Barton, N. April 17, 2013. ESOI for solar thermal.
Published information is available to evaluate the ESOI score for the most common solar thermal storage technology – a molten 60-40 mixture of sodium and potassium nitrates, commonly known as solar salt.
Burkhardt, Heath and Turchi  made a life cycle assessment of a hypothetical 100 MW parabolic trough concentrating solar plant at Daggett, California. The storage envisaged is 62,000 tons of solar salt, capable of storing 1,988 MWh of thermal energy, which can be converted into an electrical equivalent by multiplying by the thermal-electric efficiency of the plant.
Many individual items were taken into account by Burkhardt et al. to calculate the embodied energy of the storage component of the plant; these included obvious items like steel, concrete, pumps, heat exchangers, insulation and solar salt. However the biggest single item is the energy required to keep the salt molten and stirred for daily operations.
It’s noteworthy that the embodied energy of solar salt is low if it mined (as assumed to be the case in ), but high if it produced synthetically. In the latter case, which Burkhardt et al. say applies to slightly more than half of all installations, the manufacturing process involves pre-production of ammonia, for which there is a natural gas requirement.
I have also made an as-yet unpublished estimate for the ESOI score for thermal storage in air-blown pebble beds. This estimate is in the context of a new concept for solar thermal power generation entitled BRRIMS, denoting Brayton-cycle, Re-heated, Recuperated, Integrated, Modular and Storage-equipped. Here what needs to be considered is the embodied energy in hardware such as steel tanks, ducts, concrete footings, insulation and pebbles. Heat exchangers, pumps and fans are not required.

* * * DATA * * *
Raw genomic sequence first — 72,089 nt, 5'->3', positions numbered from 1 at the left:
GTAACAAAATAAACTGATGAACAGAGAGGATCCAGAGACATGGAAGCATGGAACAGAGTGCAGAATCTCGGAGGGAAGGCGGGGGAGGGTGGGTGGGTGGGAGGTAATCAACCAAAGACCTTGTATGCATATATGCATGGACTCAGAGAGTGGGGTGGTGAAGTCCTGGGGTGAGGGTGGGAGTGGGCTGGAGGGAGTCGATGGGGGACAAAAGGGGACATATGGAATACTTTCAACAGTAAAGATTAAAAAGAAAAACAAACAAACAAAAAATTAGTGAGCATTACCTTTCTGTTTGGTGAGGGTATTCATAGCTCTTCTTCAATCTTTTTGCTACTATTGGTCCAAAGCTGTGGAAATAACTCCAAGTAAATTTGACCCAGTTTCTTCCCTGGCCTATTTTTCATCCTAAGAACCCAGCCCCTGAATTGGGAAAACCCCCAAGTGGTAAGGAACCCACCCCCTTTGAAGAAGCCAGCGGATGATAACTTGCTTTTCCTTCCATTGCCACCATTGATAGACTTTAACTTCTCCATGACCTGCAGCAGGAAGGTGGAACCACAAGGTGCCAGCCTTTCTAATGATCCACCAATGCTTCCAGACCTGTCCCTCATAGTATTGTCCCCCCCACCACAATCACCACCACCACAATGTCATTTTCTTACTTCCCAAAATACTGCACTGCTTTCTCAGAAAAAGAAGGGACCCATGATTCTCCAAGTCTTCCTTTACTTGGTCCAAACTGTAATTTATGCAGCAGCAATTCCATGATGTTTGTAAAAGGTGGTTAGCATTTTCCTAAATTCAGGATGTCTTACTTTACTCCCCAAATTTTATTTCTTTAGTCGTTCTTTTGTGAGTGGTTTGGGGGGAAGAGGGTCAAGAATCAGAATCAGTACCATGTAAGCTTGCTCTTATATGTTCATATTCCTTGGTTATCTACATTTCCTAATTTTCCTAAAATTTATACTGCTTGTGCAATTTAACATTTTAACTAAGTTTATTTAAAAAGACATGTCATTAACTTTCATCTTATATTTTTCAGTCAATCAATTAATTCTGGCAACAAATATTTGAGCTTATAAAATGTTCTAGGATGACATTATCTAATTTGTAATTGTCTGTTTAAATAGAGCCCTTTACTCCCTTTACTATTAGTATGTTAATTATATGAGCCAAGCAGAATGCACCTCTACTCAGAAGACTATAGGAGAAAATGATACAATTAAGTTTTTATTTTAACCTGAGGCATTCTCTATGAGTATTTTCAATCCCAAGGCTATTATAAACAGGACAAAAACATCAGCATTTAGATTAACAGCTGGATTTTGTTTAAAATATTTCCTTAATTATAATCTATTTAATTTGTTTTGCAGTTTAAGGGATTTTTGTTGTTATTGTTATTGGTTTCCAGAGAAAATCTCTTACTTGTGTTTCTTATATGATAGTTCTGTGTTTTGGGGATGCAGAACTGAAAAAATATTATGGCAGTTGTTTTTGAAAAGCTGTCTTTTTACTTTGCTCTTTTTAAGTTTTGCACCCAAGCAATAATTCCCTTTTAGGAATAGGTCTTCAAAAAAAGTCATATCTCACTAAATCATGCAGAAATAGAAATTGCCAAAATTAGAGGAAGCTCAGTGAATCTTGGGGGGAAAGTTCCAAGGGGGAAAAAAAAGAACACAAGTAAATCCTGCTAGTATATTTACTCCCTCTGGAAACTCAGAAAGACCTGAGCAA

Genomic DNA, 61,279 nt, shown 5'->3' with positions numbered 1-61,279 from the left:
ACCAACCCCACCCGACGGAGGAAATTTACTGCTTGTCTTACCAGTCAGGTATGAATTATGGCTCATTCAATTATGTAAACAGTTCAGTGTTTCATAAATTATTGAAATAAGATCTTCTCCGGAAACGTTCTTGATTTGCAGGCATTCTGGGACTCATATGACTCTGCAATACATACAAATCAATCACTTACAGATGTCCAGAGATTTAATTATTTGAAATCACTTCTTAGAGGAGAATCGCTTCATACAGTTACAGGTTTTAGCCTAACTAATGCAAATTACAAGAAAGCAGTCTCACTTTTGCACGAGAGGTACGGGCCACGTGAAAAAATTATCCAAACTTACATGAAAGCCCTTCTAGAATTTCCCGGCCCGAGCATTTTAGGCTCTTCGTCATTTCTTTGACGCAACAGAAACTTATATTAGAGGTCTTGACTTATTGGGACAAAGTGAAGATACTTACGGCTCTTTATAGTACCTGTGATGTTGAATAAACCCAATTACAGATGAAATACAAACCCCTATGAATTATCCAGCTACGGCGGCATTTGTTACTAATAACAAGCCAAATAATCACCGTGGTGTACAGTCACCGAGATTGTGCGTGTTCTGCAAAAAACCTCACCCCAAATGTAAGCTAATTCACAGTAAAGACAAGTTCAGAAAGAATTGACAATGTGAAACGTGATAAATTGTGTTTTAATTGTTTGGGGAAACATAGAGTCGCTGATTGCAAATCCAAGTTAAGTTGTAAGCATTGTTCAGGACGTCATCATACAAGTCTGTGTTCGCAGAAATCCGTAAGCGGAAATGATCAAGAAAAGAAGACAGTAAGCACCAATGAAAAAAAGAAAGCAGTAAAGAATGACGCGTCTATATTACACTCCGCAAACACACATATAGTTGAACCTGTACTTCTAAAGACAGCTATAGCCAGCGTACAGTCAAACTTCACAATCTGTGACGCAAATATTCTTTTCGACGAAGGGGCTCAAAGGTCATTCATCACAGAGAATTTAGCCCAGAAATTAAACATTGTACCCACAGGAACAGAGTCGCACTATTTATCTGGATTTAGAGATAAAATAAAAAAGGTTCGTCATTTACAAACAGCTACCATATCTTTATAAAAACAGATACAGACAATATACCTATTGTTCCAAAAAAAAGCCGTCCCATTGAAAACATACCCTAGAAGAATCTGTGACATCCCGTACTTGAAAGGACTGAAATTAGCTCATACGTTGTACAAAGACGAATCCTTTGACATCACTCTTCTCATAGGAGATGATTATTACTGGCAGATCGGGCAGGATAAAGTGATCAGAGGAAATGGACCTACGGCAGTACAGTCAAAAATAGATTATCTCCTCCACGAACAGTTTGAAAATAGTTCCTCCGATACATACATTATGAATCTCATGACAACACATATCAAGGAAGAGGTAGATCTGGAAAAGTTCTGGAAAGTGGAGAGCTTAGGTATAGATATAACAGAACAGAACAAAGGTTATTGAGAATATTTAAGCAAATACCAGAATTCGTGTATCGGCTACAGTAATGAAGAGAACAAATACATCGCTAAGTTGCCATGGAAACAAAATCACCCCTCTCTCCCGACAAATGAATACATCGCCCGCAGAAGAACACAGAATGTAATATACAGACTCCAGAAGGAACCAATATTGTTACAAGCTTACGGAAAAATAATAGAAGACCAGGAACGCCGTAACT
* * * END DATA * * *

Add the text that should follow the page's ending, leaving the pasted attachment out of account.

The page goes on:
Results of Barnhart & Benson can now be extended as follows, with the new data highlighted. This is a fair comparison (“apples with apples”) between storage technologies since the new figures represent electrical energy that would be produced from the underlying thermal storage.
|compressed air energy storage||240|
|pumped hydro storage||210|
|pebble bed thermal, BRRIMS||62|
|solar salt, parabolic trough ||47|
|Vanadium redox battery||3|
The simple conclusion from the ESOI metric is that geologic storage is excellent, thermal storage is good, whilst electrochemical storage is poor.
That is not the whole story however. Geological storage is not particularly cheap, and its applicability is limited by the availability of suitable sites. My estimates show that thermal storage is the cheapest option, and I propose to present details of this work at the World Renewable Energy Congress in July.
 C J Barnhart and S M Benson, “On the importance of reducing the energetic and material demands of electrical energy storage”, Energy Environ. Sci., 6 (2013), 1083.
 J J Burkhardt III, G A Heath and C S. Turchi, “Life cycle assessment of a parabolic trough concentrating solar power plant and the impacts of key design alternatives”, Environ. Sci. Technol. 45 (2011), 2457–2464.